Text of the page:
The European Union and Japan have intensified their mutual relations in response to the changing geopolitical dynamic such as Donald Trump, the rise of China and Brexit. While tighter relations between these two major global players will not directly compensate for these developments, they may substantially advance free trade and fundamental values worldwide if managed well. In a separate but related development, the mutual relations have just been given a major boost when Japanese Prime Minister Shinzo Abe wrapped up a historic visit to Eastern Europe, the first of a sitting Japanese Prime Minister in more than hundred years.
To emphasize that this visit was really important, 30 representatives from Japanese business circles accompanied him to the Baltics (Estonia, Latvia and Lithuania) and the Balkans (Bulgaria, Romania and Serbia). Abe’s communications were clear and consistent throughout the visit: Tokyo wants to take advantage of the recently finalized Economic Partnership Agreement (EPA) with the EU to deepen its engagement with the region. A “new era for Japan and the EU is about to begin,” the Japanese Prime Minister commented. EU leaders described the deal as a “win-win agreement”, with EU Commission President Jean-Claude Juncker hailing it for its “strategic importance”.
Once the economic deal comes into force, it will enhance the business ties between the two economies and set global standards for third countries with which they trade. But the benefits of the deal go well beyond trade. Likely for the first time since the end of the Cold War, this kind of deal could bridge the distance between Japan and the EU with concrete political results. The EU and Japan are hopeful that the EPA will come into force by spring 2019 before Brexit and the last few months of the current European Commission. Until then, the agreement will have to be legally verified, ratified, and translated in all the official languages.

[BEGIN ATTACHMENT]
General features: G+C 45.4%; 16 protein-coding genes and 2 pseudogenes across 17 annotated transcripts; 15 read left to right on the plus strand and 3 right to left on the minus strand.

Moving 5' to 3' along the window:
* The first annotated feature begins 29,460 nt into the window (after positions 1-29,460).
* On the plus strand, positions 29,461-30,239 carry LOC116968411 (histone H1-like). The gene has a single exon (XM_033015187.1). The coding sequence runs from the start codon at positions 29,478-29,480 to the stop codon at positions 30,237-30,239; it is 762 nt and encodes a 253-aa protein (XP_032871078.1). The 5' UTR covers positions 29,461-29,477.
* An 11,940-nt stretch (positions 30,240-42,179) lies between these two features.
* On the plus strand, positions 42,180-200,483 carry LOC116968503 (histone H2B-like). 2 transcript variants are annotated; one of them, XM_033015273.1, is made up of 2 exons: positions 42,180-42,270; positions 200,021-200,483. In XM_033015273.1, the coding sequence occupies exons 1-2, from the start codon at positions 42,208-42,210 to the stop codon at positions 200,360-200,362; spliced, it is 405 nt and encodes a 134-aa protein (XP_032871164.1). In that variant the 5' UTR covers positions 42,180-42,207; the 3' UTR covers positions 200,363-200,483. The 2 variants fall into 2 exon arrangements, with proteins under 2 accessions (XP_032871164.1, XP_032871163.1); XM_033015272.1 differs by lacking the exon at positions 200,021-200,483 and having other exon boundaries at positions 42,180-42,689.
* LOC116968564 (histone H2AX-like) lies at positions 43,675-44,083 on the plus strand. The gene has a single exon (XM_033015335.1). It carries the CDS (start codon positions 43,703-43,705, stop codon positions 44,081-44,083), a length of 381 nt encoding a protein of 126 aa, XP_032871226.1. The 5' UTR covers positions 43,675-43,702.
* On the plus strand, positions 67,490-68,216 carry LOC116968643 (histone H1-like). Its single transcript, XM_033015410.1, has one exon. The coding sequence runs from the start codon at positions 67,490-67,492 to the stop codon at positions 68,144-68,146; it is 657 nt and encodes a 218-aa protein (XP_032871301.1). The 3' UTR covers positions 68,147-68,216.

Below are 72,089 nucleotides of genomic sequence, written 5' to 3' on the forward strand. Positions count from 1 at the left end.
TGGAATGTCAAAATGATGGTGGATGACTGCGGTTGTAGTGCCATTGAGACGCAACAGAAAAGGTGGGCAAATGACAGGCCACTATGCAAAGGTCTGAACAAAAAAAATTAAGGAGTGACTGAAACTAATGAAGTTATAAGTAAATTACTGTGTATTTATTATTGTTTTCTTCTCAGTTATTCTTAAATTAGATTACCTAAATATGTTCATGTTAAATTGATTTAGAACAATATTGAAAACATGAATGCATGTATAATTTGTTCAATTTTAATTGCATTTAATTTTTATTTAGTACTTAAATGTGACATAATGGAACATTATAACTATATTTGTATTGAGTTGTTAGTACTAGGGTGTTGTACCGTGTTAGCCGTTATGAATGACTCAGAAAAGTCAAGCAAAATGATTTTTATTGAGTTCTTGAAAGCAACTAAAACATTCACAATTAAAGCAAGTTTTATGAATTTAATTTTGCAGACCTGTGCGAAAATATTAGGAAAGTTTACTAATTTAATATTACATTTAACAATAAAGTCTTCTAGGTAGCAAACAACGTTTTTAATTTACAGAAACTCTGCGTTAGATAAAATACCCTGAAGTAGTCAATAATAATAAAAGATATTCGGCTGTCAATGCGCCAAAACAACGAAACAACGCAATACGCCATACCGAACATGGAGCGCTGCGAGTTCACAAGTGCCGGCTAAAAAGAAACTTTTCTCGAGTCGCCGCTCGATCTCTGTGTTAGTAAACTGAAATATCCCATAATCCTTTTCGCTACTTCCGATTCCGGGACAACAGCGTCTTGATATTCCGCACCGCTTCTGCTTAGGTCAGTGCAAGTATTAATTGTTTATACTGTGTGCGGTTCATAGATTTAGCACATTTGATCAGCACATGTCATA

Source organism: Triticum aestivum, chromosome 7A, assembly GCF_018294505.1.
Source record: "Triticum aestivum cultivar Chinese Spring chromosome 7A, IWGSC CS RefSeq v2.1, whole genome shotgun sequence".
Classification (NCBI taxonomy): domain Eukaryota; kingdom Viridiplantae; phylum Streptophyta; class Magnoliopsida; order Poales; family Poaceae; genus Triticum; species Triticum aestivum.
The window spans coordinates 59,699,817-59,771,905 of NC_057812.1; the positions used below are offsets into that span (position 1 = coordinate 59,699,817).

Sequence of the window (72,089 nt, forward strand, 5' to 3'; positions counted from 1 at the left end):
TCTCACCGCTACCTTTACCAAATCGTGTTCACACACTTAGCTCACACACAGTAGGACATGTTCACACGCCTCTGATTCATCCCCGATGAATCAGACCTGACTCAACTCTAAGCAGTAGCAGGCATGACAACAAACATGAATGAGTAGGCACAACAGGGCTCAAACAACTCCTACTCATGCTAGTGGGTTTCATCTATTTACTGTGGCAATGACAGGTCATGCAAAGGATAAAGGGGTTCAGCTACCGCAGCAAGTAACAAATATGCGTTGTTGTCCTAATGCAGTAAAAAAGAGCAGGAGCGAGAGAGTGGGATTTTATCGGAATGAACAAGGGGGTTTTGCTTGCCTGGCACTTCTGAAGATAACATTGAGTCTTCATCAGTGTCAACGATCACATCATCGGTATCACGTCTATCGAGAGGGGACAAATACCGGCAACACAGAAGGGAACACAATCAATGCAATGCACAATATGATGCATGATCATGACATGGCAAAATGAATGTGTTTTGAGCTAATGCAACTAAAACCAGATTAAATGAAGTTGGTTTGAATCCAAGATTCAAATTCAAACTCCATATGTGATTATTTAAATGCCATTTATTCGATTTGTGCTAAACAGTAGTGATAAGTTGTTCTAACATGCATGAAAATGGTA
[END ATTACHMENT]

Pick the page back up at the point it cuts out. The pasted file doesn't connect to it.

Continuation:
Having taken its lessons from the complicated ratification process of the EU-Canada CETA, the European Commission has tried to be very transparent about the EPA in anticipation of some objections. Tokyo is similarly committed to making sure that the document is ratified successfully, both by addressing concerns at home, and by courting the support of European countries. Given the challenging global geopolitical context, both the EU and Japan diligently promote free trade and fundamental values and emphasize that they are key components of their engagement. Alongside the EPA negotiations, Japan has also worked tirelessly and painstakingly to save the TPP after the US had pulled out from the agreement.
Japanese leaders acknowledge that the tough EPA talks were likewise a trust-building activity that gave them a new sense of appreciation for the competence and professionalism of EU negotiators. This new wave of appreciation and closeness could bring more opportunities for economic and political cooperation, as demonstrated by Prime Minister Abe’s visit to Eastern European countries, which were previously off the radar for Japanese businessmen and investors.
‘EU-Japan Partnership Agreements Herald New Era of Closer Cooperation’ – Commentary by Irina Angelescu – European Council on Foreign Relations / ECFR.
(The Commentary can be downloaded here)